Make amends with your past so you can walk with your head held high.
– KEYS SOULCARE
“We can make ourselves miserable or we can make ourselves strong. The amount of effort is the same.” — Pema Chödrön, Tibetan Buddhist teacher, writer, spiritualist
Forgiveness is hard — especially when it comes to forgiving ourselves — but it’s an essential part of our journeys. Learning to self-forgive is a soulcare practice that gives us the opportunity to become a better, more authentic version of ourselves. Here, we’re sharing five ways to channel self-forgiveness in the name of moving on with integrity, accountability, and self-love.
Forgiveness can sometimes feel like a “get off the hook” free card when all we want to do is wind back the clock and get a different outcome. But, when we look at forgiveness objectively, we see the simple truth: forgiveness is simply a means to move beyond situations we can no longer change. In other words? Redefining forgiveness as a release rather than an escape is always a good first step.
Feel Your Feelings
Expressing and accepting our emotions can (intentionally or not) leave us feeling guilty, embarrassed, or just plain “meh” about ourselves. Guess what, though? Even if you’re in the “wrong,” you’re no less deserving of emotions! Try talking things out with a professional or trusted friend. Spend some time journaling or writing letters. Positive outlets don’t just refocus our energy — they’re an inner cue to self-forgiveness, too.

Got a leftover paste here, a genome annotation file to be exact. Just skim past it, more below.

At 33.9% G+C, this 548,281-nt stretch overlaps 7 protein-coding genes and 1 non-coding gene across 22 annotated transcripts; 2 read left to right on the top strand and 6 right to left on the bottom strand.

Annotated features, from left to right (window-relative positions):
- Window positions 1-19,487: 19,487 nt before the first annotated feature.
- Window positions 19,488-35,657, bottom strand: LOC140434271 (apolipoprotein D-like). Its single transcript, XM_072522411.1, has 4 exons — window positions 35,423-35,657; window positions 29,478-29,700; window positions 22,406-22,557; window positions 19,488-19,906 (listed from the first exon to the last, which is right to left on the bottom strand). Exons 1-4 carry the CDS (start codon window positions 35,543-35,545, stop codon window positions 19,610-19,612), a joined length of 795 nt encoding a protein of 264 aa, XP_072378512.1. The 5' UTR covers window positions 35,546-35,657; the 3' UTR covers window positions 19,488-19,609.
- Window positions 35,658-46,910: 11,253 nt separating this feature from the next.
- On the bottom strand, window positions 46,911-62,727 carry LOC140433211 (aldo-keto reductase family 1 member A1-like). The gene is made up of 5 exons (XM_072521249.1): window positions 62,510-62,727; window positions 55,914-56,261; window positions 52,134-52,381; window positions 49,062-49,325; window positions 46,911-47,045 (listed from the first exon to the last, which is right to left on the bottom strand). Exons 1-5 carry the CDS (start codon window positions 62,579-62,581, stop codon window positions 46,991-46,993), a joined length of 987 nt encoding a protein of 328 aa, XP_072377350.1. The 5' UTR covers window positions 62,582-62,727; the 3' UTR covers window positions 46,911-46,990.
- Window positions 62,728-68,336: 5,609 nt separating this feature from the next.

Apologize Without Expectations
Making amends may not always feel possible, but by letting go of expectations — that includes regaining someone’s trust, acceptance, or actually getting forgiveness — we can make an apology a step towards accountability. Getting specific about our wrongdoing(s) and giving space to those harmed or impacted without pressure or guilt is a true apology. It can be public, private, verbal, or written depending on the circumstance — but it should always come free of excuses or requests that make it about us rather than the transgression at hand.
Learn From Your Lessons
Rather than ruminating over the past, move forward with the lessons you learned. Take what you now know and apply it to your future actions. Incremental changes in behavior keep us from dragging past regrets into the future. Honoring apologies with action (regardless of who’s watching) frees us up for healthier new patterns. (Not to mention, it frees up our spirits in general.)
Let it Go
Easier said than done, right? Still, replaying our mistakes never fixed them — and it certainly never made life “better” for anyone involved. Finding yourself on WTF repeat? Serve yourself a little compassion. Owning up to fear, jealousy, anger (and everything else) is just another way to hold space for being human. (And, the last time we checked, we were all guilty of that!)
Self-forgiveness is heart-work, but it’s hard work! How can you offer yourself more compassion in your day-to-day routine? Share in the comments!